Algebra is a combination of:
- A notation system for representing quantitative relationships, and
- A set of rules for manipulating notation without changing the underlying quantitative relationship that it represents.
Why is algebra needed? Because:
- The notation provides a concise and commonly accepted way of accurately communicating quantitative relationships, and
- Changing the appearance of the notation describing a relationship, often repeatedly, allows us to develop insights into the relationship and/or determine the answer to quantitative problems.
While algebra may be “only a set of rules”, applying the rules effectively and efficiently in complex problems can often seem to be as much art as procedure. Having multiple approaches that can work sometimes makes a task more complex.
When students are first introduced to algebra, it is often with the short term goal of Continue reading What Is Algebra?
A number of students seem to find the introduction of quadratic equations frustrating. After spending much time learning about linear equations, and finally just getting to the point where everything seems to be starting to make sense and be “easy” again, all of a sudden the teacher starts in on a totally different and seemingly unrelated topic…
However, quadratics are not Continue reading Why Quadratics?
The following equations all have a similarity:
y = |x – 8| + 5
y = 4(x – 6) – 7
(x – 3)(13x + 11) = 0
y = (x + 1)^2 – 9
The similarity is that they all have Continue reading Keep Your Eye On The Variable
One of the hardest questions for many math teachers to answer in a way that is relevant to students is: “why do I need to know this?” “For the next course you take”, the easiest answer in many cases, does not answer the question that was usually being asked. My answers to this question obviously depend on the topic being studied at moment, and I don’t have “good” answers for all topics… but here is my list of key life skills I learned directly or indirectly from math class, with Continue reading Life Skills Learned In Math Class
Towards the end of the unit(s) on Linear Equations and their graphs, students can feel a bit overwhelmed. The following is an attempt to summarize and link the key concepts you need to be comfortable with.
What is the least amount of information you need to Continue reading Analyzing Linear Equations: a summary
Most students taking courses in Algebra or higher seem quite comfortable with the idea of “equivalent fractions”: improper or unsimplified fractions all of which evaluate to the same decimal value. An example would be
To create such fractions, multiply whatever fraction you wish to start with by 1 (the multiplicative identity) in the form of a fraction whose numerator and denominator are the same:
The key concepts here are that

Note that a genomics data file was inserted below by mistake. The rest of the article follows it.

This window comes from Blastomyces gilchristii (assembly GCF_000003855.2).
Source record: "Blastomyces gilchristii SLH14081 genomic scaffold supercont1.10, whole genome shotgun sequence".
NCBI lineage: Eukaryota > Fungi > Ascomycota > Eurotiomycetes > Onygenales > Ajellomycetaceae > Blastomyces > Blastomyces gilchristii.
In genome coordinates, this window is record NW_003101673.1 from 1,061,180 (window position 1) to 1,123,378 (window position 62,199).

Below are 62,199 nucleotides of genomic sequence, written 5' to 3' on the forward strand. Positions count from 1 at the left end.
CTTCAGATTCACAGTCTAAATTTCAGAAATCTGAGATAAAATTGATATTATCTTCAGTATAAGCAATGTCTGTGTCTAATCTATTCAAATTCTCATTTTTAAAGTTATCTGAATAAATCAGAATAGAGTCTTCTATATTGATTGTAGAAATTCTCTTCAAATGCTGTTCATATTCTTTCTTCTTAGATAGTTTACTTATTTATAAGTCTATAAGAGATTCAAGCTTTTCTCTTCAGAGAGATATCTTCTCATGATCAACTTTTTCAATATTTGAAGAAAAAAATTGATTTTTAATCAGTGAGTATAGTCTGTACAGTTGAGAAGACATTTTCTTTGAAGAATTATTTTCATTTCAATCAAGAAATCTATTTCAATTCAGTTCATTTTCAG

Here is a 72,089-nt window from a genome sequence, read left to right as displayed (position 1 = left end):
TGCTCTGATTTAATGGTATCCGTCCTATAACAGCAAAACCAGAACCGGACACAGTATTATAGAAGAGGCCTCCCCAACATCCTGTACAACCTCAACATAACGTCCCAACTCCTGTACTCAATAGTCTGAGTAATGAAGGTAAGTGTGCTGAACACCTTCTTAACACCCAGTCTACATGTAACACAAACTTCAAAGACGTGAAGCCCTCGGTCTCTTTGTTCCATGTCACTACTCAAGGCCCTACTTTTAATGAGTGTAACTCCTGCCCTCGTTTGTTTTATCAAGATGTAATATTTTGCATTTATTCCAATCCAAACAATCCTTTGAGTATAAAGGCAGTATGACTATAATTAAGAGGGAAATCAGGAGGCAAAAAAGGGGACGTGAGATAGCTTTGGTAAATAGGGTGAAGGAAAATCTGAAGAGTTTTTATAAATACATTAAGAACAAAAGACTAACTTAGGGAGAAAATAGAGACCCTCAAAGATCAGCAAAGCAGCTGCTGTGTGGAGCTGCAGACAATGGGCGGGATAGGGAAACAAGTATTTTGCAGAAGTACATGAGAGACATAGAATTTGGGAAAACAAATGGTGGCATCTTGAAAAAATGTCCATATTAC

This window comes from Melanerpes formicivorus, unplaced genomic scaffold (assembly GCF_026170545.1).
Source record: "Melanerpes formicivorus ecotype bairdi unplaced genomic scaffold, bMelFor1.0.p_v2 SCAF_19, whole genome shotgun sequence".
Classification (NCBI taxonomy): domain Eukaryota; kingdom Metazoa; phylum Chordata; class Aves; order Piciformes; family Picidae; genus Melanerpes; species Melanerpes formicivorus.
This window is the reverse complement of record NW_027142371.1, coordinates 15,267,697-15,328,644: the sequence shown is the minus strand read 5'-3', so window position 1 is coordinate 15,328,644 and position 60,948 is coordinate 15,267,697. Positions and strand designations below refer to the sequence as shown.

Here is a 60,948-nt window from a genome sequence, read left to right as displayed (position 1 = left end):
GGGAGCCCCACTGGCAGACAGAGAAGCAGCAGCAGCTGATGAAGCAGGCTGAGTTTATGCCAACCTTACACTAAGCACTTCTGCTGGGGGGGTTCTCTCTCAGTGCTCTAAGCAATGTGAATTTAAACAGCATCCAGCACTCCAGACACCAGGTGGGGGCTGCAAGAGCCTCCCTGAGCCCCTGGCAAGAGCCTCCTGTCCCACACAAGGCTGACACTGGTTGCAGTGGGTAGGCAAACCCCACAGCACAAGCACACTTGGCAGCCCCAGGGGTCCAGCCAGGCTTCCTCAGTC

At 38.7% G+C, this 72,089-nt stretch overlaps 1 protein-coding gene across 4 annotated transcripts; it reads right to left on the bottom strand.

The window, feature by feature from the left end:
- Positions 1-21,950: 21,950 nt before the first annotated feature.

a) an infinite number of equivalent fractions can easily be created, and
b) while all these equivalent fractions sure look different, they all represent the same decimal value or simplified fraction.
Turning to algebra, the very similar concept of “equivalent equations” is helpful in Continue reading Equivalence Deserves More Attention
Word problems can be… frustrating. Most of their reputation arises from their use of words to describe a quantitative problem. And if the problem’s author did not choose their words very carefully, you’ve got Trouble (with a capital T). So why are so many word problems assigned? Because they are more similar to the quantitative problems you might encounter in life than many of the practice problems in your textbook: you have to supply some insight and organization in order to arrive at a solution.
Just about every level of mathematics, not to mention chemistry and physics, seems to Continue reading Word Problems… !#$%@;*!!
Math and science problems fall into four categories: Easy, Medium, Ugly, and Hard.
Easy Problems are ones you can solve with no difficulty in a short time. An example from Algebra I might be:
The problems that come at the beginning of each group of problems in a textbook are usually Easy Problems. If you had Continue reading Problems fall into four categories
Many High School students I have worked with have not spent much time pondering the sequence in which math topics were taught to them. So, it can be interesting to step into the “waaay-back” machine and investigate this question a bit:
What was the very first arithmetic operation you were taught (probably in first grade)? What operation were you taught next? Why did your teacher choose this sequence?
If you followed the usual path, the first operation you learned was addition, and the second subtraction. Addition is the operation that describes things being joined or collected together: if I have three cookies, then two more are given to me, I add the two numbers to determine how many cookies I have. Addition is probably the most frequently Continue reading Operations are taught in pairs